Carl Jung was a secular prophet announcing the depth of this “de-incarnational” crisis, this rupture between meaning and matter. The psychologically wounded lined up outside Jung’s door like lost sheep, seeking wholeness and purpose. Many were post-Protestants who had drifted away from the church and found themselves on the analyst’s couch. Therapy stepped in where sacramental liturgy waned. “They ought to have hung on to the community of the Church,” Jung wrote, “but they were shed like dry leaves from the great tree and now find themselves ‘hanging on’ to the treatment. Something in them clings, often with the strength of despair, as if they or the thing they cling to would drop off into the void the moment they relaxed their hold. They are seeking firm ground on which to stand. Since no outward support is of any use to them they must finally discover it in themselves.”9

Why could they find no “outward support” or “firm ground” in the church? Why did their faith die on the vine? Why were they dangling over the void with nothing between themselves and despair but a paid therapist? “Man is in need of a symbolic life,” Jung said. “And because people have no such thing, they can never step out of this mill — this awful, grinding, banal life in which they are ‘nothing but,’” he lamented. “No wonder people get neurotic. Life is too rational, there is no symbolic existence in which I am…one of the actors in the divine drama of life.”10

Although most of Jung’s patients had lost their faith, the healthiest were church-goers still immersed in liturgies thick with participatory symbols and rituals: their sacramental experiences nudged them toward wholeness. “Even in this day and age,” Jung wrote, “the believer has the opportunity, in his church, to live the ‘symbolic life.’”11 Most people “look to therapy rather than to religious tradition for their soul development,” ethicist Timothy Patitsas writes, but “the great hospital for the soul is liturgy because in liturgy we are invited to fall in love with what is most Beautiful.”12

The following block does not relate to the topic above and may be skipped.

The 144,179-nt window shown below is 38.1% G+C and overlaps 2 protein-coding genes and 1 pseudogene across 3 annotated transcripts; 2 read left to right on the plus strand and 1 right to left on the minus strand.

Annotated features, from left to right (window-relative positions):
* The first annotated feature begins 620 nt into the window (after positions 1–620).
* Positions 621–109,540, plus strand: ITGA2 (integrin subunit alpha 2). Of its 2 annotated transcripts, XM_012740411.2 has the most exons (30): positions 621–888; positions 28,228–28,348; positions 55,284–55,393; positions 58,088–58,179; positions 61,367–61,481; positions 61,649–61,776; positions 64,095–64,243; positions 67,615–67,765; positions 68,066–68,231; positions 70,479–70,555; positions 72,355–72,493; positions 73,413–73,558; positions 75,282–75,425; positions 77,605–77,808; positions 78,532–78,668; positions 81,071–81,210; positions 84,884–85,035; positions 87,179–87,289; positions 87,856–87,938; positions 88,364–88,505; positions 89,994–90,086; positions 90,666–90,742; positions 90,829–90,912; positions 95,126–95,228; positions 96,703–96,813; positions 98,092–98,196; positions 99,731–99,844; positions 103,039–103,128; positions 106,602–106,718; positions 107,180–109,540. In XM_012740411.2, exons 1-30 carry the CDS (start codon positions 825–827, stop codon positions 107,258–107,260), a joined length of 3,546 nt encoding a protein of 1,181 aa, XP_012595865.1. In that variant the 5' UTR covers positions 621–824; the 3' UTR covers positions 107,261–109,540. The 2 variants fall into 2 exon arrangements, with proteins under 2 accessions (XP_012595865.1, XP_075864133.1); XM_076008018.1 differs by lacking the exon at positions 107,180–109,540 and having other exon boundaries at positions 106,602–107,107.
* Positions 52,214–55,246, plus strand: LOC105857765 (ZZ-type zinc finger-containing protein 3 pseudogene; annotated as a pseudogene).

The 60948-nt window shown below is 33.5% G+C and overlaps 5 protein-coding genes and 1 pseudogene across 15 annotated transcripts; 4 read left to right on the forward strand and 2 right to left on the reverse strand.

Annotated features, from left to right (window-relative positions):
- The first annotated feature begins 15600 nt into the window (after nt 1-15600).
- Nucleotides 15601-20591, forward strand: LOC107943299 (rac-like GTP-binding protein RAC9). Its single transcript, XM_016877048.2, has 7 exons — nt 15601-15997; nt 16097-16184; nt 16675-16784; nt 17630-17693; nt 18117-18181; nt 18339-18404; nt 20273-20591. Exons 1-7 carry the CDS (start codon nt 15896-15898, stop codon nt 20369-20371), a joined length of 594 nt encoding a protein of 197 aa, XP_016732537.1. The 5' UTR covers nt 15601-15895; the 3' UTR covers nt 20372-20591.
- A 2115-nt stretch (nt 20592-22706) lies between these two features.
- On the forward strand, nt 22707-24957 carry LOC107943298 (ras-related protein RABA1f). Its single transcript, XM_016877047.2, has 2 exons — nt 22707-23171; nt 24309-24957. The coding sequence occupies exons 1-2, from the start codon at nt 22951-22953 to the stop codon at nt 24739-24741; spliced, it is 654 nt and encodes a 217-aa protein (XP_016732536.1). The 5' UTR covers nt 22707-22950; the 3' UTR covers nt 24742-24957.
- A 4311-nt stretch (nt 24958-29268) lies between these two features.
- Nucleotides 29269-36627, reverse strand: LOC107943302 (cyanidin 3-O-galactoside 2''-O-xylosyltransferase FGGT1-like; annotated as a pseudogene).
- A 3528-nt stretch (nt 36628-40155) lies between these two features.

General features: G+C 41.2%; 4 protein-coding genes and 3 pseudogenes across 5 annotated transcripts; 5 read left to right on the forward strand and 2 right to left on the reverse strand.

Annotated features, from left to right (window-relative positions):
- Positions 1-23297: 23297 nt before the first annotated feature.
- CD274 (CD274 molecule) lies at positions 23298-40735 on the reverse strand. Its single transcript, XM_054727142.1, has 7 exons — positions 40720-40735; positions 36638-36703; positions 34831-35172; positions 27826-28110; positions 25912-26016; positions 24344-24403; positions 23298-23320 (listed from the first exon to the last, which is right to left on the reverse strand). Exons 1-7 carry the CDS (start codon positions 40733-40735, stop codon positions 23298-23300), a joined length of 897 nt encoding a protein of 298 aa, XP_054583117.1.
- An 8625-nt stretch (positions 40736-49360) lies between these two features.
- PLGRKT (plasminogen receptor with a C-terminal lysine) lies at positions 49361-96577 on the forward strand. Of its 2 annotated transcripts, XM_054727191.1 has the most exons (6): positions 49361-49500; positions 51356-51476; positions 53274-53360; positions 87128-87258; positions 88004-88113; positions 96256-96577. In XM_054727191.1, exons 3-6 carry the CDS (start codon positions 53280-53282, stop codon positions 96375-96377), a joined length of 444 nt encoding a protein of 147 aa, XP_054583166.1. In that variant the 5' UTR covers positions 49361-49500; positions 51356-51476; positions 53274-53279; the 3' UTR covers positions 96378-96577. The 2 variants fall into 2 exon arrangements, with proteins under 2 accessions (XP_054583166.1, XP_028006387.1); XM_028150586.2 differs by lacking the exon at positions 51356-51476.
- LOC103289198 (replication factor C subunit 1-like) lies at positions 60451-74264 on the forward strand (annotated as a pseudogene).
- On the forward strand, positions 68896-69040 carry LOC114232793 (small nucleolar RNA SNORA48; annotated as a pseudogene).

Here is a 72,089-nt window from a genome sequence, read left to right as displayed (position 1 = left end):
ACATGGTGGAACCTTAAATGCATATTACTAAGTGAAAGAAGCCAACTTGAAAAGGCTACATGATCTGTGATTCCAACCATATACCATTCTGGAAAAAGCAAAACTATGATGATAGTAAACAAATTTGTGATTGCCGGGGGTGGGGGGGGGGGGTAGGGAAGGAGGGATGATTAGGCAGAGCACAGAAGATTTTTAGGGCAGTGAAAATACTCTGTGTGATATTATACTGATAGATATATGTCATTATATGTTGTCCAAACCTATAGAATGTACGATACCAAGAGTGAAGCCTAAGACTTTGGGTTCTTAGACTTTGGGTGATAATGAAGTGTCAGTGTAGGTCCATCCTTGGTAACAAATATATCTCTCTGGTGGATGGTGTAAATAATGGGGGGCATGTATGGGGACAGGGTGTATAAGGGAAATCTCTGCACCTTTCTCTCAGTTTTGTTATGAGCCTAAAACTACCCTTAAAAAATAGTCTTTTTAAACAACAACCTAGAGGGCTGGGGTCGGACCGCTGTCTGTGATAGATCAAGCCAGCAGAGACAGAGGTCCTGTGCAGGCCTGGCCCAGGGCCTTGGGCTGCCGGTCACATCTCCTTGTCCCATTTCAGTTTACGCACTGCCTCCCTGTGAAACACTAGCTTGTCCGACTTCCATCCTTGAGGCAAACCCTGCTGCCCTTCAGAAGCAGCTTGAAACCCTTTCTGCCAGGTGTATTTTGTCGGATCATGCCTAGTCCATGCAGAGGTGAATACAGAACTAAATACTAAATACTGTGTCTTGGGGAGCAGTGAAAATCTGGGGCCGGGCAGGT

When much of the American church, however, has been reduced to “four bare walls and a sermon,” there is plenty for the conscious mind to think about, but little for the body to do, or for the unconscious to experience. Jung thought every religion has two feet — faith and ritual — but Protestantism hops on one foot more often than not. Jung’s ability to alleviate psychological suffering should intrigue iconoclasts: he gave people another leg to stand on.

Protestants rejected veneration of the holy departed and the hierarchy of angels and saints whose prayerful assistance built up the Body. Jung compensated with darker principalities — spirit guides and inner gurus. Protestants abandoned confession to a priest and penance for the soul’s repair. Jung compensated with the confessional therapist’s office. Protestants repudiated iconography and pilgrimages. Jung gave them dream symbolism and archetypes, an inward journey replacing the outward. Protestants exchanged God’s “real presence” in the Mass for a memorial. Jung showed them “the Numinous” within, mingling the archetypal Christ with the Self. Protestants exchanged synergistic theosis for passively imputed righteousness. Jung gave them an arduous process of “individuation” that resonated like a call to adventure.